7 For Seven: 7 Questions For ... Brittany Spanos
"I have learned that being kind to myself is more helpful than putting restrictions on joy when I’m on deadline."
thank u, Brittany and these stock photos of Bart and someone else
Every second and fourth Friday of the month, Brady Gerber’s “7 For Seven” interviews writers talking about writing. This week’s guest is Brittany Spanos. Brittany is a senior writer for Rolling Stone where she covers pop music and teen culture. Her favorite genre of music is boy band. And Brittany wants you to … consider donating to organizations that support Black lives, such as the Loveland Foundation (therapy fund for Black girls and women) and the Okra Project (meals cooked for Black trans people in need by Black trans chefs). Read this interview on your browser.
Tell us: What (all) do you do? Bonus points if you show us how you got to where you are today.
After watching Almost Famous when I was 12, I told myself and everyone I knew that I would be a writer for Rolling Stone, and that’s what I do! Which is cool! I was pretty focused on this goal for exactly one decade straight: I wrote about music for my junior high and high school papers that no one read, blogged on my LiveJournal, MySpace, and Tumblr about my favorite songs and eventually majored in pop culture journalism at NYU. I interned at Allure and the Village Voice before eventually getting a full-time job as Clubs Editor at the Voice. I started freelancing for Rolling Stone the summer after I graduated from college and applied for an entry-level job when I was laid off from VV that fall. I started January 2015, when I was 22, and have since worked my way up from online producer (basically edit assistant for the website) to senior writer, with four cover stories under my belt.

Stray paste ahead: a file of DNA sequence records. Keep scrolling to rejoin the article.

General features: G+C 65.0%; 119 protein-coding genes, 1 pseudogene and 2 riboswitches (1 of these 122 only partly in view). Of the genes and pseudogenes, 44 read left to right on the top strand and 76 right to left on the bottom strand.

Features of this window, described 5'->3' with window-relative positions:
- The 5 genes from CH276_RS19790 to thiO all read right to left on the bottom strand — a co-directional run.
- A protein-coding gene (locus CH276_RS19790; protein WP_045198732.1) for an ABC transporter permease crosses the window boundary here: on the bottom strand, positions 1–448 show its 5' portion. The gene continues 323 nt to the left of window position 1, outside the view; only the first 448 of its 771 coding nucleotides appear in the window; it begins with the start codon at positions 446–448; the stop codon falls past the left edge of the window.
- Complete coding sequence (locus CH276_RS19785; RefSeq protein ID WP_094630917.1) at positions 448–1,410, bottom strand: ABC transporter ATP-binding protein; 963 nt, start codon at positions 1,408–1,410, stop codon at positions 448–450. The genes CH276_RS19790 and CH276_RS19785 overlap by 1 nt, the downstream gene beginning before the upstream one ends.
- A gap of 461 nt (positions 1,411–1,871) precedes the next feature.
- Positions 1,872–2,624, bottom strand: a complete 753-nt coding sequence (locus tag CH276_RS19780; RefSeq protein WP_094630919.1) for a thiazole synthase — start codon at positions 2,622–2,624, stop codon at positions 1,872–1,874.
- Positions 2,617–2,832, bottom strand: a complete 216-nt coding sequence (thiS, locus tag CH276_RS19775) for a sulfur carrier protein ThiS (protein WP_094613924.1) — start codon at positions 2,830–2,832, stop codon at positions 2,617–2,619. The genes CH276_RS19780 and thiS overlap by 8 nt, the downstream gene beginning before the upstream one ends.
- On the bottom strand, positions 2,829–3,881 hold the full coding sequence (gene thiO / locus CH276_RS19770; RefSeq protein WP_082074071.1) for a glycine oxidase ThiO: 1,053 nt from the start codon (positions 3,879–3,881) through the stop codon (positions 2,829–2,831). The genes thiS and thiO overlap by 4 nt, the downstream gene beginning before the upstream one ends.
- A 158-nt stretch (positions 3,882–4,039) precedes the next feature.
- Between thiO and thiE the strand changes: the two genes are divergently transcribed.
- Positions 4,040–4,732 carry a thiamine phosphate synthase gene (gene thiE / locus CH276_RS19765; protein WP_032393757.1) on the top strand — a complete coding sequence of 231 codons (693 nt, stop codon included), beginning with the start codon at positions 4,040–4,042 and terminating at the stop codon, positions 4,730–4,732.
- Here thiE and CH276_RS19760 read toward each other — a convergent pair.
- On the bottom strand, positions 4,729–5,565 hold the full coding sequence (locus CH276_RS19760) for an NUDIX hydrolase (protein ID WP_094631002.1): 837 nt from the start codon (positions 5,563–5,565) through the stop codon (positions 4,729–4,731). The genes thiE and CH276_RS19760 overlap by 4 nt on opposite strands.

As for what I do, I cover pop music and have helped shape what our pop coverage looks like over the last five years. My job has always been pretty varied, though I’ve been more focused on interviews and reported profiles the last year or so. I kind of write a mix of everything? Love 2 blog!
Walk us through a typical day.
With or without an ongoing pandemic, my days usually begin with at least an hour of laying in bed motionless, listening to whatever matches the day’s mood while scrolling through social media in desperate search of some morning memes. At some point, I get up, answer e-mails, make a list of things I need to do that day, and eventually make my way to the kitchen for a smoothie and some coffee.
I usually try to check in with my bosses early in the day or with the appropriate editor of whatever story I’m working on. I wish I had a more scheduled way of looking at my day, but the work I do is prioritized on a case by case basis that is then shifted around whatever Zoom meetings I have or interviews. I break for lunch and usually take another break to do one of the many YouTube workouts I have become emotionally dependent on. I try to wrap by 7 pm each day so I can eat dinner, have a glass of wine, and watch a movie. Since March, watching random movies either alone or virtually timed with friends has been a major solace, especially with the added bonus of a Letterboxd account that I have loved updating as a form of very low-impact writing exercise. Nowadays, I’m usually asleep by 10 pm unless my group chats are popping.
Describe more about how you work; how do you do what you do?
God, I wish I were the type of person who has a process but I very much do not. I try to stay as organized as possible, tracking the progress of different stories and trying to manage when and how I work on them as best I can but everything changes so quickly. There are times where I can produce things very fast and there are times where it takes me longer than usual to finish a story. I find the process of motivating myself to form words hard sometimes, especially since I am working from home all the time now, but I have gotten better at pulling myself out of writing funks as I have gotten older.